Finding a vet for a cow has become ‘almost impossible’: farmers

Farmers are growing increasingly frustrated as they find it “almost impossible” to hire a vet when their animals need medical attention, a situation that sometimes forces some to turn to home-made methods of medical care.

The problem mostly affects cows, but several farmers who spoke to The Times of Malta said pigs, sheep, goats and chickens also fall victim to shortages because veterinarians seem to prefer working with small pets in clinics.

They say it has become a nightmare, especially when the cows give birth in the late evening or during the night. Sometimes cattle need to be delivered by caesarean section, in other cases, they need stitches after delivery.

“It is a horrible feeling to have to watch your animals suffer in dire need of medical care while you are helpless and unable to find a vet. In extreme cases, the only option for some farmers is to try to meet the animal’s medical needs themselves, in the ways they know how,” he said. A farmer.

It is illegal for any medically unqualified individual to perform medical procedures on animals, but trying times call for desperate measures.

In some extreme situations, either this is or the animal dies.

Malcolm Borg, who heads the MCAST Agricultural Center, said some veterinarians start out or spend time working with farm animals, but generally move to open their own clinics because income from farms is limited and precarious.

“The problem has been around for so long that some farmers have just agreed that things are going well and think there is little hope of a solution,” he said.

One of the recommendations that can help alleviate the problem is to provide paramedics to animals

Large farm animals share many diseases with humans. Sometimes they need medication to treat stomach and intestinal problems, and in rare cases, they need surgery.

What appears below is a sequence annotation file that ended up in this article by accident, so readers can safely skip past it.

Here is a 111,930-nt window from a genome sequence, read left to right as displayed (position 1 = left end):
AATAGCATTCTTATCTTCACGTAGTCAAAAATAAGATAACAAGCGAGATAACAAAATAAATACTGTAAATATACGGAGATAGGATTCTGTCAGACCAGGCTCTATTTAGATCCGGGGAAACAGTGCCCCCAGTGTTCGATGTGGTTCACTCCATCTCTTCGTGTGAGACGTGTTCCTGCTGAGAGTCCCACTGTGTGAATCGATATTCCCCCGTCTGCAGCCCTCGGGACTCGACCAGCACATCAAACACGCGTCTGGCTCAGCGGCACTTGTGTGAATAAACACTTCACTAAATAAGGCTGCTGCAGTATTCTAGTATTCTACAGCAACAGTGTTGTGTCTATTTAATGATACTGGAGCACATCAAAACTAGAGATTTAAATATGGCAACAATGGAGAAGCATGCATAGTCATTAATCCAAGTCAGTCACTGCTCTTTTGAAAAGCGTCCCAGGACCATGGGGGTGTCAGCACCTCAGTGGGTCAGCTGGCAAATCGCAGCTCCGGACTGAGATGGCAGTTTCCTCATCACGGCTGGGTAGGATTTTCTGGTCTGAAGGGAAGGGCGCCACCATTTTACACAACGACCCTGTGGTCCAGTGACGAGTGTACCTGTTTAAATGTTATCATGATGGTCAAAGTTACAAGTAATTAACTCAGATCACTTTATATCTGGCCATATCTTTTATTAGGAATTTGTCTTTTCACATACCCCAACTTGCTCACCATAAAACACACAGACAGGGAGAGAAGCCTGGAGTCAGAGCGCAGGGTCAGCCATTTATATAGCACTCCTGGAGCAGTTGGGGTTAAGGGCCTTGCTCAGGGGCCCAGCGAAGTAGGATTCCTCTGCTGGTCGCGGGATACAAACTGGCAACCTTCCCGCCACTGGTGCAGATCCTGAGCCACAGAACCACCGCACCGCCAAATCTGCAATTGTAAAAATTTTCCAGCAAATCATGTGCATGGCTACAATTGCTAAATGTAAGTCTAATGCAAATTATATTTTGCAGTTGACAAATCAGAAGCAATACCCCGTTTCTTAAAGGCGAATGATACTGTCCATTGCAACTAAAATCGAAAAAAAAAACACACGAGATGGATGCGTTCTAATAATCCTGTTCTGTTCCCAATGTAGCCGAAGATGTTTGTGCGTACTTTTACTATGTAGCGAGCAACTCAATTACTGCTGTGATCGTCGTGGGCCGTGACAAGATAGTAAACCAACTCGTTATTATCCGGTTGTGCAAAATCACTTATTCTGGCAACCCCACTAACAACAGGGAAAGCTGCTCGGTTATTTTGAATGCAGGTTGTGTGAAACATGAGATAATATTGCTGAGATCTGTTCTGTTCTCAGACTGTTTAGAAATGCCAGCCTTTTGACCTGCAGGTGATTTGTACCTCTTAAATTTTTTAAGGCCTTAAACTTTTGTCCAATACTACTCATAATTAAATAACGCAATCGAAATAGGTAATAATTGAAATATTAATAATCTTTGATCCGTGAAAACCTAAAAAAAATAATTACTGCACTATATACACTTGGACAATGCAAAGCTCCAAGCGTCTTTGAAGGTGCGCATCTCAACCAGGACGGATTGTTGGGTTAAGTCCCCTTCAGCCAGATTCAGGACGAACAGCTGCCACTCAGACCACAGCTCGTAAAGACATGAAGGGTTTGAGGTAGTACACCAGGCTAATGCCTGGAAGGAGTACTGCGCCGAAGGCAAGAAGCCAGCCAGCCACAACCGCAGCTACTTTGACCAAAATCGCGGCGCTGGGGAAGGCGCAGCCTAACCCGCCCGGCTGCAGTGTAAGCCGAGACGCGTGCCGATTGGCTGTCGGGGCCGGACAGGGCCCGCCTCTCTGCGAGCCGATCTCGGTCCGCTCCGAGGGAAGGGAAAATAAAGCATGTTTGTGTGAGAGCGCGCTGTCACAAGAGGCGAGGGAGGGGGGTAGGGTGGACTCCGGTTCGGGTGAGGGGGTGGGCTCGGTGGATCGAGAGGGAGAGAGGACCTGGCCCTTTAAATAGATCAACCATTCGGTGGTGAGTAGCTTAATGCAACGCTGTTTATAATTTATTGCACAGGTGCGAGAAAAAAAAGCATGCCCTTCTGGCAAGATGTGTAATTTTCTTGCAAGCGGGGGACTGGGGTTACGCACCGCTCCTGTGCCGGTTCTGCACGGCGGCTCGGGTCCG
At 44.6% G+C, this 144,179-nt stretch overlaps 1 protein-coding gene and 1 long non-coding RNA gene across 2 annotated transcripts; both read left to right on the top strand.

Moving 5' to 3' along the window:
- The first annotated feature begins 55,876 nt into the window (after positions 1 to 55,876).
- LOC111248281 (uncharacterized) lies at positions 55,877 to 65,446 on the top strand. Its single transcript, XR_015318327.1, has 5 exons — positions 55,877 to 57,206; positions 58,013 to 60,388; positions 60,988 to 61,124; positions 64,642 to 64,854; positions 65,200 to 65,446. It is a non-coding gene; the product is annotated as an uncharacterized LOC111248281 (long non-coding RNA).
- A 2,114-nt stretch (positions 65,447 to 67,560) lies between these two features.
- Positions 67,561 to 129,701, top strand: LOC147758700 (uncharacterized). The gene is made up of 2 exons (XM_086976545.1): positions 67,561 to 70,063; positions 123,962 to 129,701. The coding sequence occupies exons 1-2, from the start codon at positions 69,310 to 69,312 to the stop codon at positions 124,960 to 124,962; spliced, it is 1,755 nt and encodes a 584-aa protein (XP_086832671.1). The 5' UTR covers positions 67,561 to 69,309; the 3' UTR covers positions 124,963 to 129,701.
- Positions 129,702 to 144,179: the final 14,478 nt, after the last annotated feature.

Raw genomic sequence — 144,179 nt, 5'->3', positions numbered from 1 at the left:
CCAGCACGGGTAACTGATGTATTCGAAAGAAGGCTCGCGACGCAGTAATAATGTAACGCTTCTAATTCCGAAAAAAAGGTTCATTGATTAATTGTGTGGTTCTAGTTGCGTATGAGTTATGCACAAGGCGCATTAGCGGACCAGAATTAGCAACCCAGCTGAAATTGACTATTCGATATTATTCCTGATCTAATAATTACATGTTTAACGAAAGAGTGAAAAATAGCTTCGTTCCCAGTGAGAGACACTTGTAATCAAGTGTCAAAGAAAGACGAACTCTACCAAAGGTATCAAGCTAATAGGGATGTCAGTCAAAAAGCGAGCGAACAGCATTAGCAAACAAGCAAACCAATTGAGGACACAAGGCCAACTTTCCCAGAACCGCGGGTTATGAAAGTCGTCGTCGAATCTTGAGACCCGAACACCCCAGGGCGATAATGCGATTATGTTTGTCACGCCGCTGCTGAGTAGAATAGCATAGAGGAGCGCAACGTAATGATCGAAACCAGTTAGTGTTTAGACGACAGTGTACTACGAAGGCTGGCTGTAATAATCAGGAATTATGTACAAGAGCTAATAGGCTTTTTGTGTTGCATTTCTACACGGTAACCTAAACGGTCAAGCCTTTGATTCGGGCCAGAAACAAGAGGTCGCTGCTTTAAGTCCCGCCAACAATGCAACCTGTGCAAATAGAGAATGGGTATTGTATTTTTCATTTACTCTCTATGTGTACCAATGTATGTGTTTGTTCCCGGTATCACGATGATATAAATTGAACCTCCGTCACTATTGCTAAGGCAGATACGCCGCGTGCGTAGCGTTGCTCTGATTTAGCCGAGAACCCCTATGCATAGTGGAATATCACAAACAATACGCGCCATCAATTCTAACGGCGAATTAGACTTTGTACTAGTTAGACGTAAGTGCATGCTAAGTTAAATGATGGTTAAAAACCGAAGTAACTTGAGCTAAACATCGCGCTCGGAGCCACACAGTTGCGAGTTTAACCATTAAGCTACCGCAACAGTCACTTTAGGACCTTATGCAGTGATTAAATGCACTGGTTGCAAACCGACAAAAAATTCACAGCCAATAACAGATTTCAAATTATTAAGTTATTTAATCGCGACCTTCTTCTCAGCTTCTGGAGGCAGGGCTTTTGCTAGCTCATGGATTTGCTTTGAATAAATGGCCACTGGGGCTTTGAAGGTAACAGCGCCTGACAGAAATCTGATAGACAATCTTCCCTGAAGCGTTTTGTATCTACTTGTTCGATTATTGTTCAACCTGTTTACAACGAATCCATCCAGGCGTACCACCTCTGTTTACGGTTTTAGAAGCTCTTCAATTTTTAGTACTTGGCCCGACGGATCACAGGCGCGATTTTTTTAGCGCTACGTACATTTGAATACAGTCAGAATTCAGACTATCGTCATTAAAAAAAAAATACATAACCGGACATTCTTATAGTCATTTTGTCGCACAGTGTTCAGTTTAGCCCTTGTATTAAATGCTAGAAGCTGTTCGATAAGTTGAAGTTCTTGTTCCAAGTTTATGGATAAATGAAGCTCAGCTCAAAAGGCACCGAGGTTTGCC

However, farmers do not blame veterinarians for not taking care of their animals. They admit that caring for the medical needs of large animals is very different from caring for small pets, and a vet with a cat and dog clinic may not necessarily be equipped to leave the clinic and head to the farm because the tools, medications, and dosages are vastly different.

Furthermore, vets may be reluctant to do the job because it is more stressful and less profitable, and a good number of them have ethical issues with it as well.

“You have to understand that for most of them their desire to become vets stems from their childhood love for animals,” explained Alison Pesina, Commissioner for Animal Welfare.

“They would probably be uncomfortable working in a slaughterhouse or caring for animals they know are raised for milk and meat.”

Bezaina said the farmers are right to be concerned and there is something that needs to be done to help them, adding that despite popular belief, she as a commissioner does not have the executive authority to enact or implement measures to solve the problem. Instead, its job is to monitor, study and recommend solutions to the authorities.

“One of the recommendations that can help alleviate the problem is to introduce paramedics to the animals, so to speak,” she said.

“In human medicine, paramedics are highly qualified, technically trained individuals who can perform specific procedures, even though they are not medical doctors. We can invest in the training of animal ‘paramedics.’”

“For example, if farmers have difficulty finding vets when their cows give birth, we can invest in training people to become cow attendants. They will be highly skilled in carrying out specific procedures related to pregnancy and childbirth.”

The head of the Malta Veterinarians Union, Andrew Agius, said it was unreasonable to try to persuade veterinarians practicing in clinics and the growing business to leave everything behind and look after farm animals.

Instead, we need to encourage new vets to consider this type of work through programs and incentives.

“Most veterinarians do not specialize in large animals and most of those choose to work with horses because it is a more profitable industry,” he said.

But if we had to invest in a robust system that performs routine health and safety checks on farms, this could become a feasible business.

“The country will only need a handful of full-time veterinarians who specialize in farm animals and each one will be responsible for looking after the farms in a particular area of ​​the islands.”

Agios said the association is ready to sit down with farmers’ cooperatives and the Animal Welfare Commissioner to find a way forward.

Questions sent to Agriculture Minister Anton Rivalo and Parliamentary Secretary for Animal Rights Alicia Bujiga Said remained unanswered.

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